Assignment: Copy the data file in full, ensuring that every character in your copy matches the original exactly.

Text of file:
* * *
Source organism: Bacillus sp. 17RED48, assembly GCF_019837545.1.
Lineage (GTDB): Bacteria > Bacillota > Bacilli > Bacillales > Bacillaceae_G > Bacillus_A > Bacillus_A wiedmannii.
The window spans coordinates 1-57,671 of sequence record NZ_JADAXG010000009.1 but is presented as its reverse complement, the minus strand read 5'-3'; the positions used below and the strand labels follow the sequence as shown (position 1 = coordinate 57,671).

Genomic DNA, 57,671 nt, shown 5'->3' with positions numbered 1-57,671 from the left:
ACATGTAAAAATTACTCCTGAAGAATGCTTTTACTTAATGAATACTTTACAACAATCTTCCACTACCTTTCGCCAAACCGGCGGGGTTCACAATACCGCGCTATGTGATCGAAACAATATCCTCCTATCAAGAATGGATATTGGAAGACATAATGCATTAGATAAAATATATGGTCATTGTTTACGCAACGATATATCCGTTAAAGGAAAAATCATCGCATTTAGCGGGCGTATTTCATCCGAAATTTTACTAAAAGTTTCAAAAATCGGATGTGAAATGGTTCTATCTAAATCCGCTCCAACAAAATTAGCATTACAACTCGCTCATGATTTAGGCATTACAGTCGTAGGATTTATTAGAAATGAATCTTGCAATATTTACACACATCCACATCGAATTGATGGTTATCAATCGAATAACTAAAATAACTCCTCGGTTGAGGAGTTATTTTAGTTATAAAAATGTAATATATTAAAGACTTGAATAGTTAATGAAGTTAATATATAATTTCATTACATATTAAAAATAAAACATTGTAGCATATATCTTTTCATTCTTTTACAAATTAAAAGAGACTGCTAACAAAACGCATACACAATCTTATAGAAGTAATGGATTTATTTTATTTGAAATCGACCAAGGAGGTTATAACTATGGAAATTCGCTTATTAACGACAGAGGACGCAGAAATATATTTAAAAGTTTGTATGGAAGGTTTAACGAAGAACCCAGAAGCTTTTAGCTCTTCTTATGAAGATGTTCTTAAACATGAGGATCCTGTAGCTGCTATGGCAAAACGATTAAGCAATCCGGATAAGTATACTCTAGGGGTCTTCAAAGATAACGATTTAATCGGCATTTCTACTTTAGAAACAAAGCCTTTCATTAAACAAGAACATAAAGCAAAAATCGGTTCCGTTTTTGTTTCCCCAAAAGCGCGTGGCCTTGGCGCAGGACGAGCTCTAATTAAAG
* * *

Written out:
Source organism: Bacillus sp. 17RED48, assembly GCF_019837545.1.
Lineage (GTDB): Bacteria > Bacillota > Bacilli > Bacillales > Bacillaceae_G > Bacillus_A > Bacillus_A wiedmannii.
The window spans coordinates 1-57,671 of sequence record NZ_JADAXG010000009.1 but is presented as its reverse complement, the minus strand read 5'-3'; the positions used below and the strand labels follow the sequence as shown (position 1 = coordinate 57,671).

Genomic DNA, 57,671 nt, shown 5'->3' with positions numbered 1-57,671 from the left:
ACATGTAAAAATTACTCCTGAAGAATGCTTTTACTTAATGAATACTTTACAACAATCTTCCACTACCTTTCGCCAAACCGGCGGGGTTCACAATACCGCGCTATGTGATCGAAACAATATCCTCCTATCAAGAATGGATATTGGAAGACATAATGCATTAGATAAAATATATGGTCATTGTTTACGCAACGATATATCCGTTAAAGGAAAAATCATCGCATTTAGCGGGCGTATTTCATCCGAAATTTTACTAAAAGTTTCAAAAATCGGATGTGAAATGGTTCTATCTAAATCCGCTCCAACAAAATTAGCATTACAACTCGCTCATGATTTAGGCATTACAGTCGTAGGATTTATTAGAAATGAATCTTGCAATATTTACACACATCCACATCGAATTGATGGTTATCAATCGAATAACTAAAATAACTCCTCGGTTGAGGAGTTATTTTAGTTATAAAAATGTAATATATTAAAGACTTGAATAGTTAATGAAGTTAATATATAATTTCATTACATATTAAAAATAAAACATTGTAGCATATATCTTTTCATTCTTTTACAAATTAAAAGAGACTGCTAACAAAACGCATACACAATCTTATAGAAGTAATGGATTTATTTTATTTGAAATCGACCAAGGAGGTTATAACTATGGAAATTCGCTTATTAACGACAGAGGACGCAGAAATATATTTAAAAGTTTGTATGGAAGGTTTAACGAAGAACCCAGAAGCTTTTAGCTCTTCTTATGAAGATGTTCTTAAACATGAGGATCCTGTAGCTGCTATGGCAAAACGATTAAGCAATCCGGATAAGTATACTCTAGGGGTCTTCAAAGATAACGATTTAATCGGCATTTCTACTTTAGAAACAAAGCCTTTCATTAAACAAGAACATAAAGCAAAAATCGGTTCCGTTTTTGTTTCCCCAAAAGCGCGTGGCCTTGGCGCAGGACGAGCTCTAATTAAAG